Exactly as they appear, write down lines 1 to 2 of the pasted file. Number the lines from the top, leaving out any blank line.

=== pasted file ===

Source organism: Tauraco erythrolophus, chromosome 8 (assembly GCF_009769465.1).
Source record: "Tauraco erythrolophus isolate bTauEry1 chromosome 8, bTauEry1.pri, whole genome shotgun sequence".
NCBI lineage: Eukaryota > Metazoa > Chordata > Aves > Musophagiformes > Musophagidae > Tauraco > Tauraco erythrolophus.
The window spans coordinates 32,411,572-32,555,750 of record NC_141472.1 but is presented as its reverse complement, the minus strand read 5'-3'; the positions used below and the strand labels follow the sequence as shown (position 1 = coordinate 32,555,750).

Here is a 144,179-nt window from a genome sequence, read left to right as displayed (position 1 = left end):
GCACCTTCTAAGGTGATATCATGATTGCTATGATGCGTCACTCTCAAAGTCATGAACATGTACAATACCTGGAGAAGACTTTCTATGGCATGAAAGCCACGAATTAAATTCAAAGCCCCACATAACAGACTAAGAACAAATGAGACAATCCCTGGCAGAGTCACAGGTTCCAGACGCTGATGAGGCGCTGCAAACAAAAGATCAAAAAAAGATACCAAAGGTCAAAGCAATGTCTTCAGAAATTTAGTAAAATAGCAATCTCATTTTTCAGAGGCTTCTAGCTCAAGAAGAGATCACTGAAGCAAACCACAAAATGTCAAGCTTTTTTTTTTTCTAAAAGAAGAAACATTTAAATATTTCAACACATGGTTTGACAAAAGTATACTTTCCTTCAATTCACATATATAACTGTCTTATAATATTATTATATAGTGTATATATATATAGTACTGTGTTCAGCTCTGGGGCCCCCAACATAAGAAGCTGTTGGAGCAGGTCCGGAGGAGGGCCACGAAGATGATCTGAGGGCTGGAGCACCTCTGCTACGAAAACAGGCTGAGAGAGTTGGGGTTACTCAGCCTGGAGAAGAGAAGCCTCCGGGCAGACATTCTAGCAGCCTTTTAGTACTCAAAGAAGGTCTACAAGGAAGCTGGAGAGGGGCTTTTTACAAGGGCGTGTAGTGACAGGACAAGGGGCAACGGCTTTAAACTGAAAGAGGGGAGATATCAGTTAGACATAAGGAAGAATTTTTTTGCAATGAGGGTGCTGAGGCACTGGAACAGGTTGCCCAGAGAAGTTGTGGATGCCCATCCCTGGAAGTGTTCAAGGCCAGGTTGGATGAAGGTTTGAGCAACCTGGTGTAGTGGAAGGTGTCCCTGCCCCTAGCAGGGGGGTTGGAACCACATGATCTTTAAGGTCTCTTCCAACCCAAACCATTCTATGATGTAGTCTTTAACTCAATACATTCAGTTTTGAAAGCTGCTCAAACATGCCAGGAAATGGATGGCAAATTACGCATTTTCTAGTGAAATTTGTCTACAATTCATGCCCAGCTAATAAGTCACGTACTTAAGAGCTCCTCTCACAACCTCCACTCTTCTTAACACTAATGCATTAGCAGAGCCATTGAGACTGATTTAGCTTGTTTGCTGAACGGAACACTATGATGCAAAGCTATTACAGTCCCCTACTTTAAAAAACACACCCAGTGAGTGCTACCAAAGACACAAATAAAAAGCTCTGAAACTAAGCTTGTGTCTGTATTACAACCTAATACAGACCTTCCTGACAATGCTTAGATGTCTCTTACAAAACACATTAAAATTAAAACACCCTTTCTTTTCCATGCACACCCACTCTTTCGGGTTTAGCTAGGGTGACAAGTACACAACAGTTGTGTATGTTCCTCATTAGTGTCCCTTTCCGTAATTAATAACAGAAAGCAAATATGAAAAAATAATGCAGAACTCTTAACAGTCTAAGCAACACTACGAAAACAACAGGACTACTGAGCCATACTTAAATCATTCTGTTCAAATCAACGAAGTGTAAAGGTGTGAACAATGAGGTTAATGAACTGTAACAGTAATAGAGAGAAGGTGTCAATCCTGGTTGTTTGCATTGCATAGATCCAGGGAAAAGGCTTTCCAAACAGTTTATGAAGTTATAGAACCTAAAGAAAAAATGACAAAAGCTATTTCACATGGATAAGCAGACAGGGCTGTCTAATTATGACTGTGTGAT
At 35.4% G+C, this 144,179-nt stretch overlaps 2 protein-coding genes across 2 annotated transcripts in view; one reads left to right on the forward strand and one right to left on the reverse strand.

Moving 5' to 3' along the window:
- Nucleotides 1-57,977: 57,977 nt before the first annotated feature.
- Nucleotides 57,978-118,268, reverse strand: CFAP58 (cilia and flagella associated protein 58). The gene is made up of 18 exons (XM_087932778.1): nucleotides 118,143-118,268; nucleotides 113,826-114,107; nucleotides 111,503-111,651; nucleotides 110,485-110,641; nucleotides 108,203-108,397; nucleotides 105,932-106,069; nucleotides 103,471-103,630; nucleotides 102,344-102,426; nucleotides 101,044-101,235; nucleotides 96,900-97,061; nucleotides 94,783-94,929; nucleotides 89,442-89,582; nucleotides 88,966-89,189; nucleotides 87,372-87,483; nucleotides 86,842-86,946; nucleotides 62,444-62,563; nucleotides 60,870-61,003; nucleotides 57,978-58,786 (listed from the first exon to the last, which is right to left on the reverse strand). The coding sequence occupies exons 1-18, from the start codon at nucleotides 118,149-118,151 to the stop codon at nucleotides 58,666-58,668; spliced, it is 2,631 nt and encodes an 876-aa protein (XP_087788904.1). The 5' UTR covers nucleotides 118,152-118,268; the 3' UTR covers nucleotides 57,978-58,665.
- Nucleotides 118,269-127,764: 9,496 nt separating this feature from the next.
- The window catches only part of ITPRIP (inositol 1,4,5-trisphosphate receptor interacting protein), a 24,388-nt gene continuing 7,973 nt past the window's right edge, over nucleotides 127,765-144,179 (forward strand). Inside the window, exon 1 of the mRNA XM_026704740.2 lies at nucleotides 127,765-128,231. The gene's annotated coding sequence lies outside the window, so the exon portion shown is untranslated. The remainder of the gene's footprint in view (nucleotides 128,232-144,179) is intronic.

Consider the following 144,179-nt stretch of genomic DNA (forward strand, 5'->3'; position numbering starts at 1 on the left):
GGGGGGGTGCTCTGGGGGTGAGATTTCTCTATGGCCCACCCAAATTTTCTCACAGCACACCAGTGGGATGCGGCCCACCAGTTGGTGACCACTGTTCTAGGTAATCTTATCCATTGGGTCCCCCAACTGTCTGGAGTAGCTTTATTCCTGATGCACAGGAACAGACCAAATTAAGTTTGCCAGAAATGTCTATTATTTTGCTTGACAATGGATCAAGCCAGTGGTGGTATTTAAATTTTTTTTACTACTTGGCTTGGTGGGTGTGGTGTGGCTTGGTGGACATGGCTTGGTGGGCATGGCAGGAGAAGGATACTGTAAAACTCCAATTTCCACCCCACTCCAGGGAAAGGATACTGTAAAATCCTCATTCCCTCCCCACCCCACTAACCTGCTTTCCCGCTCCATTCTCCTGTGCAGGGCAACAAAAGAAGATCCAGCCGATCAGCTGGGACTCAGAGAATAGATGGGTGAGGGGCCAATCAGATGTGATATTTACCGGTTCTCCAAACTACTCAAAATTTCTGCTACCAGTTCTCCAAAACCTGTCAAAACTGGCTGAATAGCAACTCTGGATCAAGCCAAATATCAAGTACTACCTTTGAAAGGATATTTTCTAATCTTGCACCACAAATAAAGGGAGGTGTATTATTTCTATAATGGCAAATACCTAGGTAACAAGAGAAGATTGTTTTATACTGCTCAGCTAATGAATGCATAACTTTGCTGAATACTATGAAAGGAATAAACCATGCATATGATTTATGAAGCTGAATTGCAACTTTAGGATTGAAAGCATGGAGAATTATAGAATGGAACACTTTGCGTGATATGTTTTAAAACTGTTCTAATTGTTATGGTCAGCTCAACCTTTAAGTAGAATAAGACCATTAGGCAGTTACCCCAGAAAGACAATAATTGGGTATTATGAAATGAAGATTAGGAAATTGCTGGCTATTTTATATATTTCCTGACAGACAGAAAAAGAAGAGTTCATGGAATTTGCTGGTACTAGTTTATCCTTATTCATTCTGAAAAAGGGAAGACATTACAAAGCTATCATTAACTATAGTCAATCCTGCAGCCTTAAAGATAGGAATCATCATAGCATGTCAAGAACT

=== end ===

Source organism: Tauraco erythrolophus, chromosome 8 (assembly GCF_009769465.1).
Source record: "Tauraco erythrolophus isolate bTauEry1 chromosome 8, bTauEry1.pri, whole genome shotgun sequence".